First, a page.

The error message tells you what is wrong. Your userprofiles is a list of UserProfile. It does not have a member called id. Yet, you are trying to access it: @for(userprofile <- userprofiles.id) // ^--- this is invalid I think what you are trying to do is: @for(up <- userprofiles){ @if(up.id == userprofile.id) {} else { ... } }

Categories : Scala

Scala Play Json Reads
Just add the business key in the path: implicit val bsnsRds = ( (__ "business" "name").read[String] ~ (__ "business" "preferredUrl").read[String] ~ (__ "business" "businessPhone").read[String] ~ (__ "business" "retailer").read[Retailer](rltRds) )(Business)

Categories : Json

Play Scala Anorm One to Many relationship
A side note about something I have found useful: if youre not sure you will always want to fetch the addresses for a user you can avoid adding that relation as a field and instead use tuples or other datastructures for representing. This would allow you to have a method like this: def allUsersWithAddresses(): Map[User, Seq[Address])] = ... But still have methods that returns only users without having the joined data. To read a join (or subselect) you will have to parse the combined output with a parser, something like this: .as(User ~ Address *).groupBy(_._1) If you really want to put the addresses inside of user you'd have to make the adress list empty from the user parser and then map each distinct user into one with the addresses: .as(User ~ Address *).groupBy(_._1).map { cas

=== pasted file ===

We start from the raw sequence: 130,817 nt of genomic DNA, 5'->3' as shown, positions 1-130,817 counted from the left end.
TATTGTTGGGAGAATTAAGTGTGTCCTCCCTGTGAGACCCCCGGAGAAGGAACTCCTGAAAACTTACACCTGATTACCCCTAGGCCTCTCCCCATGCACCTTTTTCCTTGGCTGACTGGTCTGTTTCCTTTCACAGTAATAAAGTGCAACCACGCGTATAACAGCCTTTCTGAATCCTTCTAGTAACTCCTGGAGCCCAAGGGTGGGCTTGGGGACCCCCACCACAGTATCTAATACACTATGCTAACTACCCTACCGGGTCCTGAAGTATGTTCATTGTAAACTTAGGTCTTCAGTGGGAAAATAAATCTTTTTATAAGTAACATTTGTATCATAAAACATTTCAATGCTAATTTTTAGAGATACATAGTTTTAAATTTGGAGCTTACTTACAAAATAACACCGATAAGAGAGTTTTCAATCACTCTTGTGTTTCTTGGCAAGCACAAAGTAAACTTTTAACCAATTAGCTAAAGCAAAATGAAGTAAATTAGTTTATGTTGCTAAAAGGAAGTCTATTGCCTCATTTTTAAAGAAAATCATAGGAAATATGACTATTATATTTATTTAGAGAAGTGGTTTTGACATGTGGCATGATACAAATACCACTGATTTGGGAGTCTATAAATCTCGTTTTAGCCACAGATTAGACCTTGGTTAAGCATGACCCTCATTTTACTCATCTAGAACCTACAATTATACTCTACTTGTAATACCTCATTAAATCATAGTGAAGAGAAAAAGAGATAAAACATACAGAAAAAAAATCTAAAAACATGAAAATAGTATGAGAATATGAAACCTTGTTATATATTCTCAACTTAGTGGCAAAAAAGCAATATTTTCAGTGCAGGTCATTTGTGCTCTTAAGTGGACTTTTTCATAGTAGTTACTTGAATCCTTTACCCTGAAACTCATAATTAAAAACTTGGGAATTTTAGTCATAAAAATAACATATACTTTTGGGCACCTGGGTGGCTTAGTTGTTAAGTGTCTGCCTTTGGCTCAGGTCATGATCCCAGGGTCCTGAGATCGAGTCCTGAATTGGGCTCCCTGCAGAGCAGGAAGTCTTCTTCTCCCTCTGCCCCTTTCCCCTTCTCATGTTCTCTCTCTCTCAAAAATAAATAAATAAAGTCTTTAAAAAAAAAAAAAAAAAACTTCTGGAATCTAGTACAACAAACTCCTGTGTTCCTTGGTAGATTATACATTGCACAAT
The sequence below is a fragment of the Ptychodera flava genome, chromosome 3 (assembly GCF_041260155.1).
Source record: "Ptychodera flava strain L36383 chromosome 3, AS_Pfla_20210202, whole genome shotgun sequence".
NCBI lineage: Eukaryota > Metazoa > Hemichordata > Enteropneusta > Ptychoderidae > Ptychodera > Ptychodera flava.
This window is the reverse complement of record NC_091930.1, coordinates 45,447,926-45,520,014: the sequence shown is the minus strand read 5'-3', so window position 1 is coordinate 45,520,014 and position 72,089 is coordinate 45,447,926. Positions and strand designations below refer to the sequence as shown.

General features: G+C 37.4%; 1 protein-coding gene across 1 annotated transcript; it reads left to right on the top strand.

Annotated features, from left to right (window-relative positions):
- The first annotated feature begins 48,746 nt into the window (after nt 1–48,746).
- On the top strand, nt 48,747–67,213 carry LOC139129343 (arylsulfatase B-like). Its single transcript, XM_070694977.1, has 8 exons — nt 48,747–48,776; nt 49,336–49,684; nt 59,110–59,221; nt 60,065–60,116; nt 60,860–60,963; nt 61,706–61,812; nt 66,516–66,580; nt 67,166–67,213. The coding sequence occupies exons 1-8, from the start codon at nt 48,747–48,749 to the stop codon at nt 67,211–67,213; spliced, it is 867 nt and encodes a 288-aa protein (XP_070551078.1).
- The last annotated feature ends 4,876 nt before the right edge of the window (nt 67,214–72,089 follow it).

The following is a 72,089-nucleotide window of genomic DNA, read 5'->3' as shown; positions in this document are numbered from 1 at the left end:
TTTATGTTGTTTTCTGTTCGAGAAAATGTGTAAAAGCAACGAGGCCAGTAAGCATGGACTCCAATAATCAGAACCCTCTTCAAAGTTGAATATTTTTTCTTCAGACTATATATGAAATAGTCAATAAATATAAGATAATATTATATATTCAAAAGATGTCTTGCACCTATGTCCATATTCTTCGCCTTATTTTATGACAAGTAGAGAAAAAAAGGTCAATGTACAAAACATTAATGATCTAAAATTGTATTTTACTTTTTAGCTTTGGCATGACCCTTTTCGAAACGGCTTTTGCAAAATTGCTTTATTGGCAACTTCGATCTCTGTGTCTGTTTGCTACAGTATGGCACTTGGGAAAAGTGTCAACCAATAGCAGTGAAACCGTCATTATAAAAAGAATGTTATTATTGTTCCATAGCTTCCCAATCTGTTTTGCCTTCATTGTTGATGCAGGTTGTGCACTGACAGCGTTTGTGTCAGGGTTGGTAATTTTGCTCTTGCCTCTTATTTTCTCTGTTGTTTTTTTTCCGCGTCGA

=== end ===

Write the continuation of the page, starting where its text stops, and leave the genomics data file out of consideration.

Categories : Mysql

Scala JSON Reads in Play 2.1.1
Try this: import play.api.libs.json._ import play.api.libs.functional.syntax._ implicit val priceReads:Reads[Price] = ( (__ "base").read[Int] ~ (__ "sale").readNullable[Int] )(Price.apply _) Strange that just passing case class is not working ...

Categories : Json

How to mavenize a Scala / Akka / Play project?
Don't use Maven - use SBT - it's the build tool of choice. Note maven is now squarely in the thoughtworks radar Hold section meaning nobody should be building new projects on it if you trust Fowler's advice: http://www.thoughtworks.com/radar Play comes with sbt under the hood already so you shouldn't have to look to far from where you are now: http://www.playframework.com/documentation/2.0/Build

Categories : Scala

What's the conventional way to handle a transaction in Play 2 Scala?
I'm not sure that there is a best practice for this yet. I look forward to reading other people's answers. This page should show you how to do what you want to do. Basically in Global you either extend WithFilters or override doFilter. You're still just wrapping the Action, but you're doing it from a central place. Now, whether or not this is a better idea than doing the action compsoition as suggested here, I don't know.

Categories : Database

Async Request in (Scala) Play "Hangs"